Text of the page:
Ontario is prioritizing second-dose hotspots as evidence shows the Delta variant is more transmissible and less susceptible to vaccines

Ontario is expanding the eligibility for accelerated second doses in hotspots of the Delta variant.

The variant also known as B. is believed to be behind the devastating second wave in India along with a recent surge in cases in the UK. The province fears that this could now be a catalyst for a fourth wave that begins in the greater Toronto and Hamilton area.

As of June 14, people living in Halton, Peel, Porcupine, Toronto, Waterloo, Wellington-Dufferin-Guelph, and York public health facilities who received their first dose of an mRNA vaccine on or before May 9, can: Make an appointment for a second dose.

“The adoption of vaccines in Ontario continues to accelerate, with over a million doses being administered each week to ensure that Ontario can safely and gradually lift public health measures,” said Minister of Health Christine Elliott.

The alpha variant – originally identified in the UK – is the dominant strain in the province and responsible for much of the third wave, is 40 percent more transmissible than the original strain of COVID-19, says Dr. Gerald Evans, an infectious disease specialist at Kingston Health Sciences Center and Queen’s University in Kingston, Ontario. He says Delta seems 30 to 40 percent more transferable than Alpha.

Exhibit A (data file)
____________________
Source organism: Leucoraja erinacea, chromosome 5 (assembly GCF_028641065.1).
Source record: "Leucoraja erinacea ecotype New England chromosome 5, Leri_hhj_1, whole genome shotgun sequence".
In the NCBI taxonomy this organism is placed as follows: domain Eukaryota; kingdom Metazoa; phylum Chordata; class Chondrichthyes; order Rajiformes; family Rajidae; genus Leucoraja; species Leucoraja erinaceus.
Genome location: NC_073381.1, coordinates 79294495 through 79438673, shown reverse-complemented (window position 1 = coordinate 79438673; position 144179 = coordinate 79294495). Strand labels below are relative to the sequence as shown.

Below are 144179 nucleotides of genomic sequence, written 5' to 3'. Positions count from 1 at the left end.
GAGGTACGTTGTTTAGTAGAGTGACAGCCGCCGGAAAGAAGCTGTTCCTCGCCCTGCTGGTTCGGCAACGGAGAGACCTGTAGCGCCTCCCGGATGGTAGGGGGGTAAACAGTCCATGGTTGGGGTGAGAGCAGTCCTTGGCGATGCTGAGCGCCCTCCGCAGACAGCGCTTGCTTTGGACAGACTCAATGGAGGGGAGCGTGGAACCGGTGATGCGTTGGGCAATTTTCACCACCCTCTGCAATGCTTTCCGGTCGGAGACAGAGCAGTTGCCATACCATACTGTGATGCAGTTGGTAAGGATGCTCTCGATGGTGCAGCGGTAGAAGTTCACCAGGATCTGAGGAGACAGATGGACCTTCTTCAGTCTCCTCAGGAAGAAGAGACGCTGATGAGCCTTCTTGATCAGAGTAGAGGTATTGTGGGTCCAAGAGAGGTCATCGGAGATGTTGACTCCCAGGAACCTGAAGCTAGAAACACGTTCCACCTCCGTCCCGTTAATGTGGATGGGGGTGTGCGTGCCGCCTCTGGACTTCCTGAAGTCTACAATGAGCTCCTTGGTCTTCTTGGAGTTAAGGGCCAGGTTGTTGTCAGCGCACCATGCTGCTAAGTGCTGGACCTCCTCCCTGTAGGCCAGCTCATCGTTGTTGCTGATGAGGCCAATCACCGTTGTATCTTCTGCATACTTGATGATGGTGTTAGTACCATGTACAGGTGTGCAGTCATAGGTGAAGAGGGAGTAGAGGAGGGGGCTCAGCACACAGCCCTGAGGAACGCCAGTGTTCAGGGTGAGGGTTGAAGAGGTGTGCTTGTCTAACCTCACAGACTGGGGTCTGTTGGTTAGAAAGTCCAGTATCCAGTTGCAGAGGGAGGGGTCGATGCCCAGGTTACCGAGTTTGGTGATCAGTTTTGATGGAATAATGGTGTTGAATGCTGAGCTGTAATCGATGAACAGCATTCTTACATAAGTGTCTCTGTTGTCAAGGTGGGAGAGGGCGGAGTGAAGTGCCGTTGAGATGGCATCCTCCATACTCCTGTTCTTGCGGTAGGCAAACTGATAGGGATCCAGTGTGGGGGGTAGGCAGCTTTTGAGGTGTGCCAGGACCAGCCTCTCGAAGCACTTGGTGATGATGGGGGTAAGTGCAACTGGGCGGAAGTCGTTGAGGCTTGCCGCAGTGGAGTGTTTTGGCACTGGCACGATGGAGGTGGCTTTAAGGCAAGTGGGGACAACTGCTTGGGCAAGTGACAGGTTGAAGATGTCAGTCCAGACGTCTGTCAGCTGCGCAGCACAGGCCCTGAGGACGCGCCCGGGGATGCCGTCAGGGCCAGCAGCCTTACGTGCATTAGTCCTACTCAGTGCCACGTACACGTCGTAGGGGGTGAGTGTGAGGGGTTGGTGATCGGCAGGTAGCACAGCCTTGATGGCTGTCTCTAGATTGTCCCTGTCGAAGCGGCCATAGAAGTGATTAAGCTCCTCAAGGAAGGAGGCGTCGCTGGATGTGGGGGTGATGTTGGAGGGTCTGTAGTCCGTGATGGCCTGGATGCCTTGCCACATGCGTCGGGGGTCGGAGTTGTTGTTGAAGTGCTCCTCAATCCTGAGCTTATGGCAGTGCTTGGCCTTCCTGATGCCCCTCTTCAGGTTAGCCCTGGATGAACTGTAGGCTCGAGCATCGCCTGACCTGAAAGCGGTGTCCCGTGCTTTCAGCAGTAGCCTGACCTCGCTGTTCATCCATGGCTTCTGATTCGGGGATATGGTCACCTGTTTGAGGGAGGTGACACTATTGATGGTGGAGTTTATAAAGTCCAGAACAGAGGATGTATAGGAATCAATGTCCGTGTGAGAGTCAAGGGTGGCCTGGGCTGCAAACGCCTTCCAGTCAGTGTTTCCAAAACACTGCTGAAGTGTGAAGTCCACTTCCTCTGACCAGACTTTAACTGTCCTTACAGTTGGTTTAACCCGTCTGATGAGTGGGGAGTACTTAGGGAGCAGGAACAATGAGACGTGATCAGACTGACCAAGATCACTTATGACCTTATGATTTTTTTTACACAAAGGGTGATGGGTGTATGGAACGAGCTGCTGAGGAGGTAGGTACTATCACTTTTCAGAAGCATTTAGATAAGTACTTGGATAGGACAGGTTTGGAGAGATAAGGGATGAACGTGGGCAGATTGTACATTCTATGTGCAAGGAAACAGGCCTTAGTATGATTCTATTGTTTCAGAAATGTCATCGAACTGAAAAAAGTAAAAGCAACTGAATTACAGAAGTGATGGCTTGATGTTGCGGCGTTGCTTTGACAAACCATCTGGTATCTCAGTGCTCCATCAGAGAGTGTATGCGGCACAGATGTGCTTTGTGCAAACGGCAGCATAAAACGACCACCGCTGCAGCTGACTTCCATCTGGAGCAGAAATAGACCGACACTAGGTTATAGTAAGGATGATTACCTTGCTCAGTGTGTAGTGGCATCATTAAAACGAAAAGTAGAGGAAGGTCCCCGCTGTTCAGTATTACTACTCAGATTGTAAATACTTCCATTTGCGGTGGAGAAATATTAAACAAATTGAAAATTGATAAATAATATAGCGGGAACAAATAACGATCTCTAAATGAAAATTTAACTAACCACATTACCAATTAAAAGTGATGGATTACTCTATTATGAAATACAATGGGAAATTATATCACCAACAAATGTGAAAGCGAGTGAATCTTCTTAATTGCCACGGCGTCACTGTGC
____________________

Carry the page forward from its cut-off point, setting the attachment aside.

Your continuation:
The severity of the infection caused by the strain is also uncertain. Some evidence, Evans says, suggests that this could lead to a more severe infection, but the evidence is inconclusive.

According to Dr. Raywat Deonandan, an epidemiologist and associate professor in the Department of Health Sciences at the University of Ottawa, could be 2.7 times more likely to be hospitalized if infected with the Delta strain.

However, Deonandan also warns that these numbers are not solid, but rather are being monitored at the population level in India, where the mutation was first identified and where there is less hospital capacity, fewer vaccinations, and high rates of metabolic problems and diabetes.